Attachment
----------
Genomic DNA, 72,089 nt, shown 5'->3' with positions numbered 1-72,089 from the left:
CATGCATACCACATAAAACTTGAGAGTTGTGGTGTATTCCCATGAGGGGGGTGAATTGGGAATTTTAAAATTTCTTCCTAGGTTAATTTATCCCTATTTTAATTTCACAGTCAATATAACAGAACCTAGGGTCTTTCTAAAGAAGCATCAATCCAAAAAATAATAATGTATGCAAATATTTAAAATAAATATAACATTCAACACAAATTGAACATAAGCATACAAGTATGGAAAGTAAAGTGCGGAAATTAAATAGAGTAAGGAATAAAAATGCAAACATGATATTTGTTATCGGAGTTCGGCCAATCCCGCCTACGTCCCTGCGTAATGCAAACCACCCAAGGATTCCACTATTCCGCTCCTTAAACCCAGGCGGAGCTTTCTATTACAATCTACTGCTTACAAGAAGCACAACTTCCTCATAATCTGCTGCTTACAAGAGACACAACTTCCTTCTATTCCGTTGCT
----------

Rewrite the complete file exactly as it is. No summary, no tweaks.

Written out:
Genomic DNA, 72,089 nt, shown 5'->3' with positions numbered 1-72,089 from the left:
CATGCATACCACATAAAACTTGAGAGTTGTGGTGTATTCCCATGAGGGGGGTGAATTGGGAATTTTAAAATTTCTTCCTAGGTTAATTTATCCCTATTTTAATTTCACAGTCAATATAACAGAACCTAGGGTCTTTCTAAAGAAGCATCAATCCAAAAAATAATAATGTATGCAAATATTTAAAATAAATATAACATTCAACACAAATTGAACATAAGCATACAAGTATGGAAAGTAAAGTGCGGAAATTAAATAGAGTAAGGAATAAAAATGCAAACATGATATTTGTTATCGGAGTTCGGCCAATCCCGCCTACGTCCCTGCGTAATGCAAACCACCCAAGGATTCCACTATTCCGCTCCTTAAACCCAGGCGGAGCTTTCTATTACAATCTACTGCTTACAAGAAGCACAACTTCCTCATAATCTGCTGCTTACAAGAGACACAACTTCCTTCTATTCCGTTGCT